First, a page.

Whenever I make a new purchase for my portfolio I feel it's only fair to get a post written giving all of the juicy details. I want to be as transparent as possible with my journey to reach financial independence through dividend growth investing. Being open about the moves I make allows for better discussion with all of you and helps spread ideas around as well as letting me create my own "investing journal" to chronicle why I purchased a company in the first place and that way I can revisit if something changes and make the decision on whether to continue owning the company or not.
Purchases for my FI Portfolio should slow down over the next month or two, although I still currently have enough capital for one more purchase. Of course there's also future dividend payments coming in each month which will help to build up my capital and allow me to make regular purchases. The great thing about having a fairly sizable portfolio already is that I can expect it to churn out over $1,300 per quarter in cold, hard cash. I get to use that dividend stream for whatever needs I have, whether that's build up savings or capital for future investments. That's the definition of a snowball. It starts off slow but eventually it starts to pick up speed and just continue to churn out more and more dividends. I'm always on the lookout for opportunities to purchase high quality companies at solid long term valuations and have a few other companies in mind for potential candidates to add to my portfolio.
On March 25th I added shares to one of my oldest positions. I purchased 30 shares of AT&T (T) for $32.73 per share. After commission my per share cost basis came to $33.00. Based on the current quarterly dividend of $0.47 this lot will provide $56.40 in annual dividends and carry a YOC of 5.70%.
I originally purchased shares of AT&T back in November 2011 and had yet to add to my position. This was something I've been wanting to remedy and decided to finally take the opportunity to increase my exposure to T. There's still room for in my portfolio as it's currently constructed for me to add again but investment capital is a bit light currently and will continue to be so over the next month or two. Until then I'll try and be fairly tight with future investments. I now own 51.088 shares of AT&T at an average cost basis of $31.31 per share. With the current quarterly dividend of $0.47 per share my average YOC is an even 6.00%.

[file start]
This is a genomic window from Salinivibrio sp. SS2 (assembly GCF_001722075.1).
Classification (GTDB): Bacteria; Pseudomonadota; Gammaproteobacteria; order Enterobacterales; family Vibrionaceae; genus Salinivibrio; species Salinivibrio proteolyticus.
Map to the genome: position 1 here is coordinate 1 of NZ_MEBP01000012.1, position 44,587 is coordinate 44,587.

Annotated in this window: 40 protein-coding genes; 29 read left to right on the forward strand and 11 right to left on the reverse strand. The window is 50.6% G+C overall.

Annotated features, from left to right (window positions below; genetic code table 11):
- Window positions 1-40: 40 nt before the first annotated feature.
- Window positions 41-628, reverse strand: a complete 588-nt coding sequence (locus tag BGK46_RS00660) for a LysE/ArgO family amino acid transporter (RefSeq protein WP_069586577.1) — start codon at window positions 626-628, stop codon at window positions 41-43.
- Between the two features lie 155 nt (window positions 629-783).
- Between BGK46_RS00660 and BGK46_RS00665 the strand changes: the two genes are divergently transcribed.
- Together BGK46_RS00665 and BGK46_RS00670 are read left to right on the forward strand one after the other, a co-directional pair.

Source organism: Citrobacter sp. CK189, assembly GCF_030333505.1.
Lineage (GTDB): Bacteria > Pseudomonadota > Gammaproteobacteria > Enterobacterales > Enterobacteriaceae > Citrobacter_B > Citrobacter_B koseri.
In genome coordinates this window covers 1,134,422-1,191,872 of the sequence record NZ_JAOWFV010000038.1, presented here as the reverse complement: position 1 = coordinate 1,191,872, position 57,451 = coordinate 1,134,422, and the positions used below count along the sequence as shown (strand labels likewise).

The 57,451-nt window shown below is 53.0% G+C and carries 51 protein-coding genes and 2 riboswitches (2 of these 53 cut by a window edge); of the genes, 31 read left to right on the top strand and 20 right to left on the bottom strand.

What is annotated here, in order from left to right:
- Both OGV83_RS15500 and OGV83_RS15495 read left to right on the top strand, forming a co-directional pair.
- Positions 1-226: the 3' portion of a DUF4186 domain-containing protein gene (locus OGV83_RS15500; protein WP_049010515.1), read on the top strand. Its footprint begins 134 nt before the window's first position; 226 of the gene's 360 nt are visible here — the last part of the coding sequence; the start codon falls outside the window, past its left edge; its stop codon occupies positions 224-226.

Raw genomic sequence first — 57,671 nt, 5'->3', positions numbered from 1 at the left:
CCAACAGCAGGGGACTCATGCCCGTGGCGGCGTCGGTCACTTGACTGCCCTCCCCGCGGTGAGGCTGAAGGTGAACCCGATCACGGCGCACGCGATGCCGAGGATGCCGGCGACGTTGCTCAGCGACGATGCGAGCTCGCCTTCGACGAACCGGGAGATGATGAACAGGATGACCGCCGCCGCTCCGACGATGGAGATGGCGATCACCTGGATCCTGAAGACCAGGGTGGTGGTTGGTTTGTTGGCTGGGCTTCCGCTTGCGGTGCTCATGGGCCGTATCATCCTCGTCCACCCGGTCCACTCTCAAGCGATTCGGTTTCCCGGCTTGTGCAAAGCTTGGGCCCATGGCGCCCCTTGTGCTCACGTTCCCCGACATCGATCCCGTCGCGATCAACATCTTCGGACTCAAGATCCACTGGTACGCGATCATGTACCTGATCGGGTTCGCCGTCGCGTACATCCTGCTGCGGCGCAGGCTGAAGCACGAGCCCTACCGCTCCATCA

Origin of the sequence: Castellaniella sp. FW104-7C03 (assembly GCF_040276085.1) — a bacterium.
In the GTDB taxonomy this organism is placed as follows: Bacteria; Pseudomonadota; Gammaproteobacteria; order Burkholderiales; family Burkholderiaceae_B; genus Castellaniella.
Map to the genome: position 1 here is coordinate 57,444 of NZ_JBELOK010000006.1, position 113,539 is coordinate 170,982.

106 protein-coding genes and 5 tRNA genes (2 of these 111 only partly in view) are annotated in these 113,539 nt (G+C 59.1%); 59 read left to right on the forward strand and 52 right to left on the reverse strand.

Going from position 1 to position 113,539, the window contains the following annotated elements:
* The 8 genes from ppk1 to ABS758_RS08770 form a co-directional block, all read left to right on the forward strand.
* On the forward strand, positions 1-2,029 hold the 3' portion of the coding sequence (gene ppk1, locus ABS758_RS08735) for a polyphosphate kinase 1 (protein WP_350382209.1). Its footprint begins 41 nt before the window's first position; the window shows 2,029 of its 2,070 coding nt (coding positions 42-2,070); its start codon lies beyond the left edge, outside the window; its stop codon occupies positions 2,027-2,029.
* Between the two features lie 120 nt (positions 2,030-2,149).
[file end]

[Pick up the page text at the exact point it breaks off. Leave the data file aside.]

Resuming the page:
AT&T has several items that can spur on growth for the company, although the issue for investors is whether the changes can make a meaningful impact on the bottom line of a $170 B company. AT&T has been looking for expansion opportunities into higher growth markets, namely Mexico. Earlier this year AT&T already completed the acquisition of Iusacell and has announced plans to acquire Nextel Mexico. Both of these acquisitions offer great wireless growth opportunities as Mexico matures and its economy improves. An improving economy means more of the population will move into the middle class which should mean more wireless data consumption and cell phone use.
The big acquisition is DirecTV (DTV) which gives AT&T a much better growth component. DTV has been able to grow operating cash flow by 20.7% and free cash flow by 30.8% per year over the last 9 years. Assuming no synergies between operations and no growth of the cash flow for either this year and the dividend from AT&T would take up 75.5% of combined free cash flow. The DTV acquisition still isn't finalized so it's not a done deal yet and there could still be some possible divestment of some business segments in order to obtain approval. DirecTV has a lot of room for growth in both the domestic and the international markets, especially Mexico and Latin America.